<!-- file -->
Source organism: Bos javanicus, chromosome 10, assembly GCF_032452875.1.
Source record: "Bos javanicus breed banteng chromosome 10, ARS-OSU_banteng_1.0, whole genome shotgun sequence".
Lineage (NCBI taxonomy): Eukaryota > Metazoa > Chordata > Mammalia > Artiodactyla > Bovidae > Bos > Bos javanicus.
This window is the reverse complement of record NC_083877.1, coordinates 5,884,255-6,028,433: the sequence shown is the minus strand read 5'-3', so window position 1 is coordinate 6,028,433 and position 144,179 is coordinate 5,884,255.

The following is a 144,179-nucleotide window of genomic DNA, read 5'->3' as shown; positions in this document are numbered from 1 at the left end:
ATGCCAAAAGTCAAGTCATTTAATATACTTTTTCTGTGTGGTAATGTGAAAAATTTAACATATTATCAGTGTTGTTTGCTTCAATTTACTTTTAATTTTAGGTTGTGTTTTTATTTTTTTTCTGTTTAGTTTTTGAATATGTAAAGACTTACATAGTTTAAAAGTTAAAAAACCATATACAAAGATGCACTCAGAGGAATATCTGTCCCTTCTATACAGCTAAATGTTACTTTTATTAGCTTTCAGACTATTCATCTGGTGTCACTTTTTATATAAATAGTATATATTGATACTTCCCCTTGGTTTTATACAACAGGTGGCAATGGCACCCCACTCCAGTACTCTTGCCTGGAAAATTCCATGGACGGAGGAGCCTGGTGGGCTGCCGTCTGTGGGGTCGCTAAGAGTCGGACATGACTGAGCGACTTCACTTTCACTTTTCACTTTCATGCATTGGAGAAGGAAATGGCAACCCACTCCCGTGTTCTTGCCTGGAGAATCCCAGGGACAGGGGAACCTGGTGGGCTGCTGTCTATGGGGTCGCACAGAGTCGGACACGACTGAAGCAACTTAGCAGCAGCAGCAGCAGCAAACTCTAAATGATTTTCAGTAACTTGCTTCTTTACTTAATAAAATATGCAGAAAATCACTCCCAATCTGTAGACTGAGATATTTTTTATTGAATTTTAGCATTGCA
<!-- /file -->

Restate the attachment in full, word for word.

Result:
Source organism: Bos javanicus, chromosome 10, assembly GCF_032452875.1.
Source record: "Bos javanicus breed banteng chromosome 10, ARS-OSU_banteng_1.0, whole genome shotgun sequence".
Lineage (NCBI taxonomy): Eukaryota > Metazoa > Chordata > Mammalia > Artiodactyla > Bovidae > Bos > Bos javanicus.
This window is the reverse complement of record NC_083877.1, coordinates 5,884,255-6,028,433: the sequence shown is the minus strand read 5'-3', so window position 1 is coordinate 6,028,433 and position 144,179 is coordinate 5,884,255.

The following is a 144,179-nucleotide window of genomic DNA, read 5'->3' as shown; positions in this document are numbered from 1 at the left end:
ATGCCAAAAGTCAAGTCATTTAATATACTTTTTCTGTGTGGTAATGTGAAAAATTTAACATATTATCAGTGTTGTTTGCTTCAATTTACTTTTAATTTTAGGTTGTGTTTTTATTTTTTTTCTGTTTAGTTTTTGAATATGTAAAGACTTACATAGTTTAAAAGTTAAAAAACCATATACAAAGATGCACTCAGAGGAATATCTGTCCCTTCTATACAGCTAAATGTTACTTTTATTAGCTTTCAGACTATTCATCTGGTGTCACTTTTTATATAAATAGTATATATTGATACTTCCCCTTGGTTTTATACAACAGGTGGCAATGGCACCCCACTCCAGTACTCTTGCCTGGAAAATTCCATGGACGGAGGAGCCTGGTGGGCTGCCGTCTGTGGGGTCGCTAAGAGTCGGACATGACTGAGCGACTTCACTTTCACTTTTCACTTTCATGCATTGGAGAAGGAAATGGCAACCCACTCCCGTGTTCTTGCCTGGAGAATCCCAGGGACAGGGGAACCTGGTGGGCTGCTGTCTATGGGGTCGCACAGAGTCGGACACGACTGAAGCAACTTAGCAGCAGCAGCAGCAGCAAACTCTAAATGATTTTCAGTAACTTGCTTCTTTACTTAATAAAATATGCAGAAAATCACTCCCAATCTGTAGACTGAGATATTTTTTATTGAATTTTAGCATTGCA